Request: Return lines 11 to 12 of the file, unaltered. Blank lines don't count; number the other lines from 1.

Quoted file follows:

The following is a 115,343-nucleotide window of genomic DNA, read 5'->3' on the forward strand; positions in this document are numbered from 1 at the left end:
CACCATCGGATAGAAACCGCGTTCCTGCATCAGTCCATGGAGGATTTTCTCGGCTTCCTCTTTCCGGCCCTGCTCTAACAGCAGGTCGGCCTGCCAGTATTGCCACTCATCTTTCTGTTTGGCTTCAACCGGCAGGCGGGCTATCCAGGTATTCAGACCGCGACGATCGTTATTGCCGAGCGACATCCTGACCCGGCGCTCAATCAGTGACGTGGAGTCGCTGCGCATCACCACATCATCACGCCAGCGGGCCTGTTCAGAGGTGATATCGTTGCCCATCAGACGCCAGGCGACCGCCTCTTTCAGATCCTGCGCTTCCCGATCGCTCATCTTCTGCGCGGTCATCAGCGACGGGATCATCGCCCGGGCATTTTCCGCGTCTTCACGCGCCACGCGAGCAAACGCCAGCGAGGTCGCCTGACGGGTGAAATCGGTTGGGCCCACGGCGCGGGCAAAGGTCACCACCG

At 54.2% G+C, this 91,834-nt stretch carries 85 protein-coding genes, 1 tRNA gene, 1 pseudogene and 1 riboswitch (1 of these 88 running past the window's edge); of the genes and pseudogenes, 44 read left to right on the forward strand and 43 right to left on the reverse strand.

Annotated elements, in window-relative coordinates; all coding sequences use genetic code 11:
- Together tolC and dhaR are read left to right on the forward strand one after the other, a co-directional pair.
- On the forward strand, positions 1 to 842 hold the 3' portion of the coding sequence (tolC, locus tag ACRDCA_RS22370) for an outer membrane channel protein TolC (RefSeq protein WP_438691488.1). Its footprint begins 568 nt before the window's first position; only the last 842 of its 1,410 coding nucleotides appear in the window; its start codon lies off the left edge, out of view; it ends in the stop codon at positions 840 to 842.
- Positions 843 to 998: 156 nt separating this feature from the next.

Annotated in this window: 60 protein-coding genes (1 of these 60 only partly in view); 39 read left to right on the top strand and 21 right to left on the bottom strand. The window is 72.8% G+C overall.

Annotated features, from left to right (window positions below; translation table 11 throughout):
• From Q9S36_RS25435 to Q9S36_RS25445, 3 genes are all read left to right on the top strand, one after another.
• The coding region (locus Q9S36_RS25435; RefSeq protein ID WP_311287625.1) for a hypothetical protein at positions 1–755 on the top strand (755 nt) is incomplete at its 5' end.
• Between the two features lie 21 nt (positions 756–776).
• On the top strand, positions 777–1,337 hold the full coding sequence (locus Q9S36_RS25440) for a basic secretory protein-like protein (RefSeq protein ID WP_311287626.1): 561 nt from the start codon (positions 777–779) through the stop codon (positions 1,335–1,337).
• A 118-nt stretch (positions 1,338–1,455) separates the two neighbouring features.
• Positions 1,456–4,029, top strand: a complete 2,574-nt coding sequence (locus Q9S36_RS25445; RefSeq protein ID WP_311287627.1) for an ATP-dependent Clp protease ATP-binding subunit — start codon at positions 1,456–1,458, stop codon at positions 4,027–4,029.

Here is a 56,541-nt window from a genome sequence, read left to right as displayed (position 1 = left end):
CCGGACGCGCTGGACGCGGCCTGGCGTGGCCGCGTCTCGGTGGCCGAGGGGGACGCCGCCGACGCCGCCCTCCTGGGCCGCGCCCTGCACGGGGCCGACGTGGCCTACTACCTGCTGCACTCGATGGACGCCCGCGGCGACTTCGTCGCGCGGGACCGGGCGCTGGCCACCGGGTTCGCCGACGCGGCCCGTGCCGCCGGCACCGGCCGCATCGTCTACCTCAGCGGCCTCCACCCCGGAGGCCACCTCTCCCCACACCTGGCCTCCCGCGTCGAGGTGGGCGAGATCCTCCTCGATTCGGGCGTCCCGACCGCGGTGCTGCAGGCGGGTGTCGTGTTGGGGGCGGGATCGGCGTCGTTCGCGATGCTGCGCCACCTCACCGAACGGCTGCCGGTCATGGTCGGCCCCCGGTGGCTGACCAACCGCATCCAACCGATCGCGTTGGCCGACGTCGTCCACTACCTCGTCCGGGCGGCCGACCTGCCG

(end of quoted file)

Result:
• The coding region (locus Q9S36_RS25435; RefSeq protein ID WP_311287625.1) for a hypothetical protein at positions 1–755 on the top strand (755 nt) is incomplete at its 5' end.
• Between the two features lie 21 nt (positions 756–776).